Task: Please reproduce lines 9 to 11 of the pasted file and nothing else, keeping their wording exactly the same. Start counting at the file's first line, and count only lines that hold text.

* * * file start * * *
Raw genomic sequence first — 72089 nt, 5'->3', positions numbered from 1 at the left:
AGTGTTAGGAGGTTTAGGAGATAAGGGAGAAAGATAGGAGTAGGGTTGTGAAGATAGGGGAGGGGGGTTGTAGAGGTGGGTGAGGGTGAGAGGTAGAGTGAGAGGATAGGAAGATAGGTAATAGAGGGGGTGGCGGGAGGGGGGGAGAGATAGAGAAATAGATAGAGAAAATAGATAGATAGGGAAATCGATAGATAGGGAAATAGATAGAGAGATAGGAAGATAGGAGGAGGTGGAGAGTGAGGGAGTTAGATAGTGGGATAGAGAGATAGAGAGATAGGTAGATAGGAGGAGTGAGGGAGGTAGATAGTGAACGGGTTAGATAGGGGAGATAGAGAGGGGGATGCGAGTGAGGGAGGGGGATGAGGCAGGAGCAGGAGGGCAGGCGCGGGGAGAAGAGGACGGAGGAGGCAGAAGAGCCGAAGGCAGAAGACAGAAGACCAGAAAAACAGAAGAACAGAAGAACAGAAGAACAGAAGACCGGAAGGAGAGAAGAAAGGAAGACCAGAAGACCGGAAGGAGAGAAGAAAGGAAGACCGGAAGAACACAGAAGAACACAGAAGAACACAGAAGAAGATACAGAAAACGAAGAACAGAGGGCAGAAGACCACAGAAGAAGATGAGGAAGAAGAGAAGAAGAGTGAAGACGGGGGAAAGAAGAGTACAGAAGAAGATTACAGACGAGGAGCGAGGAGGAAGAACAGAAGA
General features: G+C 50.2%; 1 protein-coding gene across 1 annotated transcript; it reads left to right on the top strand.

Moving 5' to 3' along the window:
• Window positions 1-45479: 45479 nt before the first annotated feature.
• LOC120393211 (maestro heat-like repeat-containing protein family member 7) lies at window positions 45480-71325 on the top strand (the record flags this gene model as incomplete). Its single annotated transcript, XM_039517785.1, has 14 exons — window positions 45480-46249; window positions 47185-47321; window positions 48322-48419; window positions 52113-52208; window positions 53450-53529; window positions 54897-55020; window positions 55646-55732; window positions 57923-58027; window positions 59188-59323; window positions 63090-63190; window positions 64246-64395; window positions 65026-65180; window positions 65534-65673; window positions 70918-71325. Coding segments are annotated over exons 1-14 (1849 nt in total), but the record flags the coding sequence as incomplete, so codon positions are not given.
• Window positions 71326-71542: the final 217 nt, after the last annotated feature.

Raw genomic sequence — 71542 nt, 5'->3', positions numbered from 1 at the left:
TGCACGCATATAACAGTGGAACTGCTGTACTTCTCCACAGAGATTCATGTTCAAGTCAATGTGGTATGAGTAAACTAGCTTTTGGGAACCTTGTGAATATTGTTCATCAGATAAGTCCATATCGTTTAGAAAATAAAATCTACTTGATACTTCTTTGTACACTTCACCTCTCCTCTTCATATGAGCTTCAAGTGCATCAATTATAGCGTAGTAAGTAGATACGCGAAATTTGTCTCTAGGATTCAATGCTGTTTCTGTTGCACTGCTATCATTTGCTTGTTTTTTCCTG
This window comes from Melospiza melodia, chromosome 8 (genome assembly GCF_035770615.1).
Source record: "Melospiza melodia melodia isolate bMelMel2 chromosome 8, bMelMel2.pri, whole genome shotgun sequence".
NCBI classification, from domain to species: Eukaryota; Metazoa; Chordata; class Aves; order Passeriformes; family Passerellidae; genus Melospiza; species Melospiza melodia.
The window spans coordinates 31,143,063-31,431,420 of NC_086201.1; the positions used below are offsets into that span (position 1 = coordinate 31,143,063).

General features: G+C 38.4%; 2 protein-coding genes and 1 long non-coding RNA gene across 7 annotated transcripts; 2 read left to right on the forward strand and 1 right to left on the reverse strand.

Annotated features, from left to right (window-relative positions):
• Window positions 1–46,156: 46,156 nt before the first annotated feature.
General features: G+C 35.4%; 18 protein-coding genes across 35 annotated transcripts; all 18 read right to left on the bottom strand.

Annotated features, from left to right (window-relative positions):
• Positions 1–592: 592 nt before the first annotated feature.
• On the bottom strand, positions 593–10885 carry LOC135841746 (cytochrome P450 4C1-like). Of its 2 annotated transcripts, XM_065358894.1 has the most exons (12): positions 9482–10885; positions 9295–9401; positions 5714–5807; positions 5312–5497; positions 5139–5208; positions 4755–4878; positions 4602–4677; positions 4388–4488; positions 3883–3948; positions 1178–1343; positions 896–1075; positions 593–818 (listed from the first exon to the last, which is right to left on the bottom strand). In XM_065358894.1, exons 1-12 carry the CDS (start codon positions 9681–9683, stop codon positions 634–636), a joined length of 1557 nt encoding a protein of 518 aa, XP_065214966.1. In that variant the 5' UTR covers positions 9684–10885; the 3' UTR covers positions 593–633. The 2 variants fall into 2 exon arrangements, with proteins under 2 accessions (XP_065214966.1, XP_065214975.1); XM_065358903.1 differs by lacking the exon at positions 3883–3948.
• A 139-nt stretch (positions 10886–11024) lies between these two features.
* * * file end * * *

TGCACGCATATAACAGTGGAACTGCTGTACTTCTCCACAGAGATTCATGTTCAAGTCAATGTGGTATGAGTAAACTAGCTTTTGGGAACCTTGTGAATATTGTTCATCAGATAAGTCCATATCGTTTAGAAAATAAAATCTACTTGATACTTCTTTGTACACTTCACCTCTCCTCTTCATATGAGCTTCAAGTGCATCAATTATAGCGTAGTAAGTAGATACGCGAAATTTGTCTCTAGGATTCAATGCTGTTTCTGTTGCACTGCTATCATTTGCTTGTTTTTTCCTG
This window comes from Melospiza melodia, chromosome 8 (genome assembly GCF_035770615.1).
Source record: "Melospiza melodia melodia isolate bMelMel2 chromosome 8, bMelMel2.pri, whole genome shotgun sequence".